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Taking stock: defining populations of American shad (Alosa sapidissima) in Canada using neutral genetic markers

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Abstract:

Knowledge of the scale of population structure is a prerequisite for designating conservation units. American shad (Alosa sapidissima) are of increasing conservation concern, but the scale of population structure within the Canadian portion of the species range is unknown. Using 13 microsatellite loci, we examined the partitioning of genetic variation within four and among 12 Canadian drainages. We detected significant (p< 0.05) and temporally stable genetic differentiation among all drainages, supporting the hypothesis that rivers support genetically distinct populations. However, Bayesian methods identified seven clusters and provided evidence for shad metapopulation structure. We observed a significant (p< 0.01) pattern of isolation by distance (IBD) among all drainages. A strong linear IBD (r = 0.98) was observed among rivers that were outside the Bay of Fundy (BoF). A hypothesized counterclockwise migration route explained a greater proportion of genetic variation (r = 0.87) among BoF rivers than direct route based distances (r = 0.14). Although IBD patterns did not differ regionally (analysis of covariance; p> 0.05), the degree of differentiation among BoF rivers was greater than that among non-BoF rivers, regardless of the geographic scale of comparison. Our results suggest that fisheries managers need to be concerned with the loss of shad genetic diversity on both river and regional scales.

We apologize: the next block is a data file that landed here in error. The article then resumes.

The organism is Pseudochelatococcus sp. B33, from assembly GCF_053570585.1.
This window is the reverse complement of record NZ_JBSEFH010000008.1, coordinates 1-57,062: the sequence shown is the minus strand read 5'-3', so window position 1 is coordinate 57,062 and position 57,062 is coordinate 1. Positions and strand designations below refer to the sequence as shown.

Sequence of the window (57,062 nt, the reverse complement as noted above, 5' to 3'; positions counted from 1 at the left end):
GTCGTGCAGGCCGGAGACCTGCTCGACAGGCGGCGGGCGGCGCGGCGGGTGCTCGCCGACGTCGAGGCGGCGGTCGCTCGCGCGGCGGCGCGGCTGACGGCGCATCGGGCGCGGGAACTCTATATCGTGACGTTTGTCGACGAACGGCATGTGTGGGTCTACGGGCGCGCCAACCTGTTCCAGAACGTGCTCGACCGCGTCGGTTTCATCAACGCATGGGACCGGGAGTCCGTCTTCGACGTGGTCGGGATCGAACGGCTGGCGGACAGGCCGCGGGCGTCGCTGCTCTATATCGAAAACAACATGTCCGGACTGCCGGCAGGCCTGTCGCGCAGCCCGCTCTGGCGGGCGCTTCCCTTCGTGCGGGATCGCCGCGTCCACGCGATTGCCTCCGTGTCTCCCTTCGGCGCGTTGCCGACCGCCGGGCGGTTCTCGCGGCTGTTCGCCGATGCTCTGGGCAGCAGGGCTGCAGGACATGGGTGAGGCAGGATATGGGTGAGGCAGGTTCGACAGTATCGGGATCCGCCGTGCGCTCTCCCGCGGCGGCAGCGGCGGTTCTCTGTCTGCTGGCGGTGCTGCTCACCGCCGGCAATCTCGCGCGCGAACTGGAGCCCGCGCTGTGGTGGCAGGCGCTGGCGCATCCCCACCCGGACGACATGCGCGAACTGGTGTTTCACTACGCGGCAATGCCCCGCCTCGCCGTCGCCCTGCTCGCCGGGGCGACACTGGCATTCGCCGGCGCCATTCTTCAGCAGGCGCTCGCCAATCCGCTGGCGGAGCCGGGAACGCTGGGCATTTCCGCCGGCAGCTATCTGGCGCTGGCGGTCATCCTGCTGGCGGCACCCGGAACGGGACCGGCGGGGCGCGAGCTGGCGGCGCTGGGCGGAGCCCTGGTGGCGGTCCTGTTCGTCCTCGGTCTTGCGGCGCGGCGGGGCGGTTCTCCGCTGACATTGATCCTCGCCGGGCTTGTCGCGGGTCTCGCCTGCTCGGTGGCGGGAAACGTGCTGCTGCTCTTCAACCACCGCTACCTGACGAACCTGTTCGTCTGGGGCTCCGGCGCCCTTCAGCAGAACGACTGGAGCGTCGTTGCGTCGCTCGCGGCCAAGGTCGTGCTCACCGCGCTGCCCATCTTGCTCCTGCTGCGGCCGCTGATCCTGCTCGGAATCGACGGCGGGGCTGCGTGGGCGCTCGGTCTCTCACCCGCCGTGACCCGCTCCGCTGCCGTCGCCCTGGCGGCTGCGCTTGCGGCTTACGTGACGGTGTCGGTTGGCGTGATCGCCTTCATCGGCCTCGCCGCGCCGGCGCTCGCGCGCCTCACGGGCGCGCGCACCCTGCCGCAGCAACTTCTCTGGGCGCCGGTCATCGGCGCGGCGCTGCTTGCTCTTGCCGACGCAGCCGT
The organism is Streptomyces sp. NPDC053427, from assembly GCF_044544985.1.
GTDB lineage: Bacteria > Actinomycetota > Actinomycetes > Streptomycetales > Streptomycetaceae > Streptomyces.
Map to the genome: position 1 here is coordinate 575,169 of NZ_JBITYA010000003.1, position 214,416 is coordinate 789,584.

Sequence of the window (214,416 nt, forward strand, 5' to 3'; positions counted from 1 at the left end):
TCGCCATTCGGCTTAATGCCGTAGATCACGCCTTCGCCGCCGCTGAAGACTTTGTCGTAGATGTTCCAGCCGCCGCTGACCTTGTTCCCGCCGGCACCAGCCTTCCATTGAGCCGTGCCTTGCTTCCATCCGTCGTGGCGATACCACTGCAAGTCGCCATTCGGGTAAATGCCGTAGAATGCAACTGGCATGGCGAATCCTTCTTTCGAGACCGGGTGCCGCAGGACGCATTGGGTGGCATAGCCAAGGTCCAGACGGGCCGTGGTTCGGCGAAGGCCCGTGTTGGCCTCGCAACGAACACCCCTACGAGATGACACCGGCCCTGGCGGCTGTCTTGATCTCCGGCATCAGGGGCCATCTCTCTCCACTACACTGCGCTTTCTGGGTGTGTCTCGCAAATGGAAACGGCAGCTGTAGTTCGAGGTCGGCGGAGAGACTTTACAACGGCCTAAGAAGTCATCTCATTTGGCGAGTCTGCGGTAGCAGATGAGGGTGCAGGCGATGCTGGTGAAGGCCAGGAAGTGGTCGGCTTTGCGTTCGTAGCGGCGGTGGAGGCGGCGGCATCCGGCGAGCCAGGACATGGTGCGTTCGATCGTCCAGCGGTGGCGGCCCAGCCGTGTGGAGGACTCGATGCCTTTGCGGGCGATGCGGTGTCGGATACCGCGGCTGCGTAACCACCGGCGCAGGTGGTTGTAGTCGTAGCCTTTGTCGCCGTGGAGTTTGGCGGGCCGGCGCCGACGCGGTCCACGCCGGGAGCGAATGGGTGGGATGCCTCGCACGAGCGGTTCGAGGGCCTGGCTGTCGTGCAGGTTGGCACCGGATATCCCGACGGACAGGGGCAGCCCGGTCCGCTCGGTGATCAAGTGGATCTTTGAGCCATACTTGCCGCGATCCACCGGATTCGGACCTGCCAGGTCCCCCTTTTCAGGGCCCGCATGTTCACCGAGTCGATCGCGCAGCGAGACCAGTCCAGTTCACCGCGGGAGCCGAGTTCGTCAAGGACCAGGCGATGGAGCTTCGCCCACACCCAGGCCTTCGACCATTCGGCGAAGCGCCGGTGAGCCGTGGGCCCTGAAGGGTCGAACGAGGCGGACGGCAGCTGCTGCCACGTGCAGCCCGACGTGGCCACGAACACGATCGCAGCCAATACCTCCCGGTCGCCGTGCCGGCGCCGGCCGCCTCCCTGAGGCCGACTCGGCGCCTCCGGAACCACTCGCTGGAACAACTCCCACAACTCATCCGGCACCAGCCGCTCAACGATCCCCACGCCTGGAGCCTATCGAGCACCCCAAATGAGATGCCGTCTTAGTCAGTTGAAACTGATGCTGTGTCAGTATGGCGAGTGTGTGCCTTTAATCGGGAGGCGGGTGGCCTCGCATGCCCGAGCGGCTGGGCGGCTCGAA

Il faut une connaissance préalable de l’échelle de la structure de la population avant d’établir des unités de conservation. La conservation de l’alose délicieuse (Alosa sapidissima) devient un sujet de plus en plus préoccupant, mais l’échelle de la structure de la population dans la portion canadienne de l’aire de répartition de l’espèce reste inconnue. Par l’étude de 13 locus microsatellites, nous avons examiné le partitionnement de la variation génétique au sein de quatre et entre 12 bassins hydrographiques canadiens. Nous avons décelé une différenciation génétique significative (p< 0,05) et stable dans le temps entre tous les bassins, ce qui appuie l’hypothèse qui veut que les rivières possèdent des populations génétiquement distinctes. Cependant, des méthodes bayésiennes identifient sept groupes et appuient l’existence d’une structure de métapopulation chez les aloses. Il existe un patron significatif (p< 0,01) d’isolement par la distance (IBD) entre tous les bassins. Un fort IBD linéaire (r = 0,98) s’observe parmi les rivières qui ne se jettent pas dans la baie de Fundy. Une route hypothétique de migration dans le sens inverse des aiguilles d’une montre explique une plus grande partie de la variation génétique (r = 0,87) parmi les rivières de la baie de Fundy que ne le font les distances basées sur une route directe (r = 0,14). Bien que les patrons d’IBD ne diffèrent pas à l’échelle régionale (analyse de covariance; p> 0,05), le degré de différenciation est plus grand parmi les rivières de la baie de Fundy qu’entre les rivières qui ne s’y jettent pas, quelle que soit l’échelle géographique de la comparaison. Nos résultats indiquent que les gestionnaires de la pêche doivent se préoccuper de la perte de diversité génétique des aloses, tant à l’échelle des rivières qu’à l’échelle régionale.

Document Type: Research Article

Publication date: 2010-06-01

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  • Published continuously since 1901 (under various titles), this monthly journal is the primary publishing vehicle for the multidisciplinary field of aquatic sciences. It publishes perspectives (syntheses, critiques, and re-evaluations), discussions (comments and replies), articles, and rapid communications, relating to current research on cells, organisms, populations, ecosystems, or processes that affect aquatic systems. The journal seeks to amplify, modify, question, or redirect accumulated knowledge in the field of fisheries and aquatic science. Occasional supplements are dedicated to single topics or to proceedings of international symposia.
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